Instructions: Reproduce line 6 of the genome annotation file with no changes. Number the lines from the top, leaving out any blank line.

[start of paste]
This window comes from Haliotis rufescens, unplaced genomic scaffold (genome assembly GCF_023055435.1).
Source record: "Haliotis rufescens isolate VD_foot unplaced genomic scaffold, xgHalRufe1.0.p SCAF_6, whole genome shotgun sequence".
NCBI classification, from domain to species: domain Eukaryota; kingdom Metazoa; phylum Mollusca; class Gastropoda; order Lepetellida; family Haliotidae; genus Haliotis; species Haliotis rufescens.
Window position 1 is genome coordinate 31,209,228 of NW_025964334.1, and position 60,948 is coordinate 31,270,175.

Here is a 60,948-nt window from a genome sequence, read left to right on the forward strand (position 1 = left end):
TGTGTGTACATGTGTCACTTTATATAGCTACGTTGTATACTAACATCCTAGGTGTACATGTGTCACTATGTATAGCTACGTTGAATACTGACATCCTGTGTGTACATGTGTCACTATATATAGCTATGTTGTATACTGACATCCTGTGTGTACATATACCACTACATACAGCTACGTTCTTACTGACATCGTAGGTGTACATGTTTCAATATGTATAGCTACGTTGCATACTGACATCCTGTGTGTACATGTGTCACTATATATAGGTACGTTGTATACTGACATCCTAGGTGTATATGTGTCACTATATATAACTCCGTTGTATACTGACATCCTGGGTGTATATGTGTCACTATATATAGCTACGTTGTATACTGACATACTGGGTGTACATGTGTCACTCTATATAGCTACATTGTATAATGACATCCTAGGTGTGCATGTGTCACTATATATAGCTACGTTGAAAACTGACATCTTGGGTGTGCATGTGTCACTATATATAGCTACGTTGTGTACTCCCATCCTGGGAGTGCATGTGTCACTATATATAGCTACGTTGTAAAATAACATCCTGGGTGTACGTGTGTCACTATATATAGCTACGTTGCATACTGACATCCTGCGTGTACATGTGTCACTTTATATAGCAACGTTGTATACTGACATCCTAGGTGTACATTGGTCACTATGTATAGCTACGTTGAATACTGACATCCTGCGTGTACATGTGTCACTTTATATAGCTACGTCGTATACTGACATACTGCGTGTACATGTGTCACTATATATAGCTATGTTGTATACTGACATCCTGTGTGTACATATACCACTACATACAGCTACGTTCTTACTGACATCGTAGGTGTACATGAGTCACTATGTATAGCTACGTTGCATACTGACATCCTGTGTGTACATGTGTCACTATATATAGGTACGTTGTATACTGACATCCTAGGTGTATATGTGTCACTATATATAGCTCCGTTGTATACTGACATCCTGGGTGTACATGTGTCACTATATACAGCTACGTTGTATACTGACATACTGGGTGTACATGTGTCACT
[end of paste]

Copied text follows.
TGTGTGTACATGTGTCACTTTATATAGCTACGTTGTATACTAACATCCTAGGTGTACATGTGTCACTATGTATAGCTACGTTGAATACTGACATCCTGTGTGTACATGTGTCACTATATATAGCTATGTTGTATACTGACATCCTGTGTGTACATATACCACTACATACAGCTACGTTCTTACTGACATCGTAGGTGTACATGTTTCAATATGTATAGCTACGTTGCATACTGACATCCTGTGTGTACATGTGTCACTATATATAGGTACGTTGTATACTGACATCCTAGGTGTATATGTGTCACTATATATAACTCCGTTGTATACTGACATCCTGGGTGTATATGTGTCACTATATATAGCTACGTTGTATACTGACATACTGGGTGTACATGTGTCACTCTATATAGCTACATTGTATAATGACATCCTAGGTGTGCATGTGTCACTATATATAGCTACGTTGAAAACTGACATCTTGGGTGTGCATGTGTCACTATATATAGCTACGTTGTGTACTCCCATCCTGGGAGTGCATGTGTCACTATATATAGCTACGTTGTAAAATAACATCCTGGGTGTACGTGTGTCACTATATATAGCTACGTTGCATACTGACATCCTGCGTGTACATGTGTCACTTTATATAGCAACGTTGTATACTGACATCCTAGGTGTACATTGGTCACTATGTATAGCTACGTTGAATACTGACATCCTGCGTGTACATGTGTCACTTTATATAGCTACGTCGTATACTGACATACTGCGTGTACATGTGTCACTATATATAGCTATGTTGTATACTGACATCCTGTGTGTACATATACCACTACATACAGCTACGTTCTTACTGACATCGTAGGTGTACATGAGTCACTATGTATAGCTACGTTGCATACTGACATCCTGTGTGTACATGTGTCACTATATATAGGTACGTTGTATACTGACATCCTAGGTGTATATGTGTCACTATATATAGCTCCGTTGTATACTGACATCCTGGGTGTACATGTGTCACTATATACAGCTACGTTGTATACTGACATACTGGGTGTACATGTGTCACT